By Topic

Defining Material Parameters in Commercial EM Solvers for Arbitrary Metal-Based THz Structures

Sign In

Cookies must be enabled to login.After enabling cookies , please use refresh or reload or ctrl+f5 on the browser for the login options.

Formats Non-Member Member
$31 $13
Learn how you can qualify for the best price for this item!
Become an IEEE Member or Subscribe to
IEEE Xplore for exclusive pricing!
close button

puzzle piece

IEEE membership options for an individual and IEEE Xplore subscriptions for an organization offer the most affordable access to essential journal articles, conference papers, standards, eBooks, and eLearning courses.

Learn more about:

IEEE membership

IEEE Xplore subscriptions

4 Author(s)
Episkopou, E. ; Centre for Terahertz Sci. & Eng., Imperial Coll. London, London, UK ; Papantonis, S. ; Otter, W.J. ; Lucyszyn, S.

Frequency-domain solvers are used extensively for modeling arbitrary metal-based terahertz structures. Four well-known commercially available electromagnetic (EM) modeling software packages include HFSS™, CST Microwave Studio®, EMPro, and RSoft. However, there are a number of operational issues that relate to how they can be used to obtain more meaningful and accurate results. Even experienced users of these and similar software packages may not fully appreciate some of the subtle ambiguities in defining boundaries and material parameters for use in THz applications. To this end, a detailed comparative study has been undertaken, in consultation with all four vendors. First, in order to avoid introducing ambiguities, frequency dispersion in materials has to be clearly defined from first principles; in both intrinsic and effective forms. Different frequency dispersion models are then introduced for `metal-like' materials. To act as benchmark structures, conventional air-filled metal-pipe rectangular waveguides, associated cavity resonators and a spoof surface plasmon waveguide have been simulated, using a raft of different approaches; with a view to illustrating quantifiable weaknesses in commercial software packages for simulating arbitrary metal-based THz structures. This paper highlights intuitive and logical approaches that give incorrect results and, where possible, makes recommendations for the most appropriate solutions that have hitherto not been given in Technical Notes.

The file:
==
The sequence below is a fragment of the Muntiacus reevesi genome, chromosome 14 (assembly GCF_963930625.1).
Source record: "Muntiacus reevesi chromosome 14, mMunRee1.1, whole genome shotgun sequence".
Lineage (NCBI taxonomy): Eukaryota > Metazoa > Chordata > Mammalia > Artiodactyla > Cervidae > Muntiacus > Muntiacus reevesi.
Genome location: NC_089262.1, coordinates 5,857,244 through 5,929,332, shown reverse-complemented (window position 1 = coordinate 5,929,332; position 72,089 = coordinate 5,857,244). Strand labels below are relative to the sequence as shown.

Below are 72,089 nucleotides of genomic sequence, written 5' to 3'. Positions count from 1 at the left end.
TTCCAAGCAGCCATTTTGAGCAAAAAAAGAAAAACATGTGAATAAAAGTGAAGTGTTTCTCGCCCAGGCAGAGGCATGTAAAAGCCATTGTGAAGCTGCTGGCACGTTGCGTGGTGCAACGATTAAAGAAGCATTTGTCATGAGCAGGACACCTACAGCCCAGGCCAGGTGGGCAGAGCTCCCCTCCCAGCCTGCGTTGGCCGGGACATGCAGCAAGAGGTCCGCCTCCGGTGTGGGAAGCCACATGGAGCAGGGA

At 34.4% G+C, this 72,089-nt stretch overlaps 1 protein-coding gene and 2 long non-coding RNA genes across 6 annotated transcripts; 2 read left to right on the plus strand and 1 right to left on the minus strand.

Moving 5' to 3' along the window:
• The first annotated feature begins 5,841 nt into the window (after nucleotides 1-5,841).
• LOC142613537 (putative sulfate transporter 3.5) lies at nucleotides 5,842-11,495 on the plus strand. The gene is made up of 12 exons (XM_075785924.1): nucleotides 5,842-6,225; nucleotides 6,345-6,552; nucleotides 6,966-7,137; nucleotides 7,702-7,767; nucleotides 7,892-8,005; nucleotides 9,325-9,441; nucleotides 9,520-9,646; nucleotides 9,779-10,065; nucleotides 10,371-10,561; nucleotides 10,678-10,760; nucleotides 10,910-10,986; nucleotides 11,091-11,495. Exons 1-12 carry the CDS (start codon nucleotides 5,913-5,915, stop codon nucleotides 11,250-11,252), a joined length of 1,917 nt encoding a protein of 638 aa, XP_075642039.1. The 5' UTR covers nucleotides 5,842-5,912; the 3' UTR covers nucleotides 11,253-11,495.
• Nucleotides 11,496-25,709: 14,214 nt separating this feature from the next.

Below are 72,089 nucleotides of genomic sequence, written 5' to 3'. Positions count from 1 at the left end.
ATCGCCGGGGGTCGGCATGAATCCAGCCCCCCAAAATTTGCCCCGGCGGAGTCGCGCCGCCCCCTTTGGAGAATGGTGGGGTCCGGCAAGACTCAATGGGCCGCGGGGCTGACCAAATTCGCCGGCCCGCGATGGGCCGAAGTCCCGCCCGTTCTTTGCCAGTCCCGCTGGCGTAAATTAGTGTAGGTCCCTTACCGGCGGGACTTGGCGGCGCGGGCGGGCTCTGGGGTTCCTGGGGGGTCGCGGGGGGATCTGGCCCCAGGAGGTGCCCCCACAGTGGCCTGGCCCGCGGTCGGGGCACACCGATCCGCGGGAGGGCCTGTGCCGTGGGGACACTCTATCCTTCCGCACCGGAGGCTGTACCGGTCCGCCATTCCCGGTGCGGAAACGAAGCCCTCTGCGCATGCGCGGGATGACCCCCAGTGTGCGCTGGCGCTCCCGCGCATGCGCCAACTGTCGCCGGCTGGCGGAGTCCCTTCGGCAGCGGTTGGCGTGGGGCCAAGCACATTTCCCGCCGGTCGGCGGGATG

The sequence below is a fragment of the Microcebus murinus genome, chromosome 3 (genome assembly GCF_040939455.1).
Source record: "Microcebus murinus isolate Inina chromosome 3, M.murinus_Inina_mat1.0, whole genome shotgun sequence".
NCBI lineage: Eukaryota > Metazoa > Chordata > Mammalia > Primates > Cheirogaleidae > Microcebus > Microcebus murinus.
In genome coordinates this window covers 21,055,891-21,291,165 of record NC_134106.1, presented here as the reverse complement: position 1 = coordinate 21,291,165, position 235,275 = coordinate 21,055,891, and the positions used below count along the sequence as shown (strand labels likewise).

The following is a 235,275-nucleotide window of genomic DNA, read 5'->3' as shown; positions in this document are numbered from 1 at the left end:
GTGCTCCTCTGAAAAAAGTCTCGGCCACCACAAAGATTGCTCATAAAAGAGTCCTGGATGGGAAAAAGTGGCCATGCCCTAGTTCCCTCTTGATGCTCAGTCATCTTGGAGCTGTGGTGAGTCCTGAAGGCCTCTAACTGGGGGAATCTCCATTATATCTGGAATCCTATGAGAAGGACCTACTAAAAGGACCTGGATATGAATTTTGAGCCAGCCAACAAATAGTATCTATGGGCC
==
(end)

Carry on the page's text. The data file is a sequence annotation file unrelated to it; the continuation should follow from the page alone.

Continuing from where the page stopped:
Published in:

Terahertz Science and Technology, IEEE Transactions on  (Volume:2 ,  Issue: 5 )